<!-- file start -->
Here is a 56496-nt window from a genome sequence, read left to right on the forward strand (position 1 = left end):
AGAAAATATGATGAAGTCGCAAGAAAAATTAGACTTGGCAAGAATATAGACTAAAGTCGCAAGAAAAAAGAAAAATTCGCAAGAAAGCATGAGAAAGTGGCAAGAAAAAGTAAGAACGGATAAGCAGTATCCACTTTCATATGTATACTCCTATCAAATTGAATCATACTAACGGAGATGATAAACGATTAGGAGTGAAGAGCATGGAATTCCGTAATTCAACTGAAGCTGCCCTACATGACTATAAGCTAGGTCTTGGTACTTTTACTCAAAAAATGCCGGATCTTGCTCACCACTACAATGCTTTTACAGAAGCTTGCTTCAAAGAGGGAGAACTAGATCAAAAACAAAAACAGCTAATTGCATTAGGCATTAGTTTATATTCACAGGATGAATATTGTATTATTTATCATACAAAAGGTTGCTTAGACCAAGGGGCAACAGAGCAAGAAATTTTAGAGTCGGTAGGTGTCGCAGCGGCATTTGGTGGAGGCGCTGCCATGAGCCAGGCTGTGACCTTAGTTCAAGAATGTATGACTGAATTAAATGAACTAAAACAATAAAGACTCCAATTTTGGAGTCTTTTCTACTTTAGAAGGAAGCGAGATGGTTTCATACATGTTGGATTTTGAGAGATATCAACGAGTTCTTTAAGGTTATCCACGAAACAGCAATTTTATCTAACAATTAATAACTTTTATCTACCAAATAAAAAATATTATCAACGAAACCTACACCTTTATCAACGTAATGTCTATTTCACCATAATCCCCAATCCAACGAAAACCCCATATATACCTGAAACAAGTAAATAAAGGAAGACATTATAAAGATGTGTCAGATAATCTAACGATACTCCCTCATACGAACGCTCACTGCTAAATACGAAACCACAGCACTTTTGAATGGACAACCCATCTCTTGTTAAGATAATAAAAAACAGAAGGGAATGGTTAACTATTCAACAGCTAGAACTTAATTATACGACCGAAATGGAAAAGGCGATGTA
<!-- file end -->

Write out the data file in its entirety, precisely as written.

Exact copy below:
Here is a 56496-nt window from a genome sequence, read left to right on the forward strand (position 1 = left end):
AGAAAATATGATGAAGTCGCAAGAAAAATTAGACTTGGCAAGAATATAGACTAAAGTCGCAAGAAAAAAGAAAAATTCGCAAGAAAGCATGAGAAAGTGGCAAGAAAAAGTAAGAACGGATAAGCAGTATCCACTTTCATATGTATACTCCTATCAAATTGAATCATACTAACGGAGATGATAAACGATTAGGAGTGAAGAGCATGGAATTCCGTAATTCAACTGAAGCTGCCCTACATGACTATAAGCTAGGTCTTGGTACTTTTACTCAAAAAATGCCGGATCTTGCTCACCACTACAATGCTTTTACAGAAGCTTGCTTCAAAGAGGGAGAACTAGATCAAAAACAAAAACAGCTAATTGCATTAGGCATTAGTTTATATTCACAGGATGAATATTGTATTATTTATCATACAAAAGGTTGCTTAGACCAAGGGGCAACAGAGCAAGAAATTTTAGAGTCGGTAGGTGTCGCAGCGGCATTTGGTGGAGGCGCTGCCATGAGCCAGGCTGTGACCTTAGTTCAAGAATGTATGACTGAATTAAATGAACTAAAACAATAAAGACTCCAATTTTGGAGTCTTTTCTACTTTAGAAGGAAGCGAGATGGTTTCATACATGTTGGATTTTGAGAGATATCAACGAGTTCTTTAAGGTTATCCACGAAACAGCAATTTTATCTAACAATTAATAACTTTTATCTACCAAATAAAAAATATTATCAACGAAACCTACACCTTTATCAACGTAATGTCTATTTCACCATAATCCCCAATCCAACGAAAACCCCATATATACCTGAAACAAGTAAATAAAGGAAGACATTATAAAGATGTGTCAGATAATCTAACGATACTCCCTCATACGAACGCTCACTGCTAAATACGAAACCACAGCACTTTTGAATGGACAACCCATCTCTTGTTAAGATAATAAAAAACAGAAGGGAATGGTTAACTATTCAACAGCTAGAACTTAATTATACGACCGAAATGGAAAAGGCGATGTA